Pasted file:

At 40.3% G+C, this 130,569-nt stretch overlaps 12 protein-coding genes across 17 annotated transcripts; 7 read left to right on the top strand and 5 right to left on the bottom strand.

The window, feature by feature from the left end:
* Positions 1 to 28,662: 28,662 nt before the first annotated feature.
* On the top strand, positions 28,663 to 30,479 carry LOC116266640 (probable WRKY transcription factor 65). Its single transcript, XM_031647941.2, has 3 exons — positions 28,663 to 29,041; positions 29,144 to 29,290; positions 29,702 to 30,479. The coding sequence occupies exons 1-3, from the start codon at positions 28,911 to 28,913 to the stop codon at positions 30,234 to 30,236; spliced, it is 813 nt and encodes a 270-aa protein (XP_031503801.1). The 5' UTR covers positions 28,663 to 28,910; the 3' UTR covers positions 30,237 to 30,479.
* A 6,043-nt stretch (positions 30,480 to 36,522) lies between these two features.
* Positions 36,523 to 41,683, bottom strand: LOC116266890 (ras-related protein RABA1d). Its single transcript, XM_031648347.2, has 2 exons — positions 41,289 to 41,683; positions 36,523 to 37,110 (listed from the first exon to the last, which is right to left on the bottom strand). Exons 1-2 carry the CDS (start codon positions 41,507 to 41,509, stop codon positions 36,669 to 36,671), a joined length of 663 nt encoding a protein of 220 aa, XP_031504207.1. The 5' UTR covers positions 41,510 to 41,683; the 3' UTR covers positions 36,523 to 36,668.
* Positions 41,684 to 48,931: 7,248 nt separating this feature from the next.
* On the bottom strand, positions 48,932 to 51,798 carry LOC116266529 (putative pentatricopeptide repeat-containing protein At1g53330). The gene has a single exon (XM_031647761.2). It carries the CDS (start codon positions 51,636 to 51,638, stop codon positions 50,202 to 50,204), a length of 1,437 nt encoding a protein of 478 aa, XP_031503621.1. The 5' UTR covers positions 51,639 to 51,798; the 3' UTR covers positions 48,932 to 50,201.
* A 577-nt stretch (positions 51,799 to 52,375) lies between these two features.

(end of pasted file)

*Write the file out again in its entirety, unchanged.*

At 40.3% G+C, this 130,569-nt stretch overlaps 12 protein-coding genes across 17 annotated transcripts; 7 read left to right on the top strand and 5 right to left on the bottom strand.

The window, feature by feature from the left end:
* Positions 1 to 28,662: 28,662 nt before the first annotated feature.
* On the top strand, positions 28,663 to 30,479 carry LOC116266640 (probable WRKY transcription factor 65). Its single transcript, XM_031647941.2, has 3 exons — positions 28,663 to 29,041; positions 29,144 to 29,290; positions 29,702 to 30,479. The coding sequence occupies exons 1-3, from the start codon at positions 28,911 to 28,913 to the stop codon at positions 30,234 to 30,236; spliced, it is 813 nt and encodes a 270-aa protein (XP_031503801.1). The 5' UTR covers positions 28,663 to 28,910; the 3' UTR covers positions 30,237 to 30,479.
* A 6,043-nt stretch (positions 30,480 to 36,522) lies between these two features.
* Positions 36,523 to 41,683, bottom strand: LOC116266890 (ras-related protein RABA1d). Its single transcript, XM_031648347.2, has 2 exons — positions 41,289 to 41,683; positions 36,523 to 37,110 (listed from the first exon to the last, which is right to left on the bottom strand). Exons 1-2 carry the CDS (start codon positions 41,507 to 41,509, stop codon positions 36,669 to 36,671), a joined length of 663 nt encoding a protein of 220 aa, XP_031504207.1. The 5' UTR covers positions 41,510 to 41,683; the 3' UTR covers positions 36,523 to 36,668.
* Positions 41,684 to 48,931: 7,248 nt separating this feature from the next.
* On the bottom strand, positions 48,932 to 51,798 carry LOC116266529 (putative pentatricopeptide repeat-containing protein At1g53330). The gene has a single exon (XM_031647761.2). It carries the CDS (start codon positions 51,636 to 51,638, stop codon positions 50,202 to 50,204), a length of 1,437 nt encoding a protein of 478 aa, XP_031503621.1. The 5' UTR covers positions 51,639 to 51,798; the 3' UTR covers positions 48,932 to 50,201.
* A 577-nt stretch (positions 51,799 to 52,375) lies between these two features.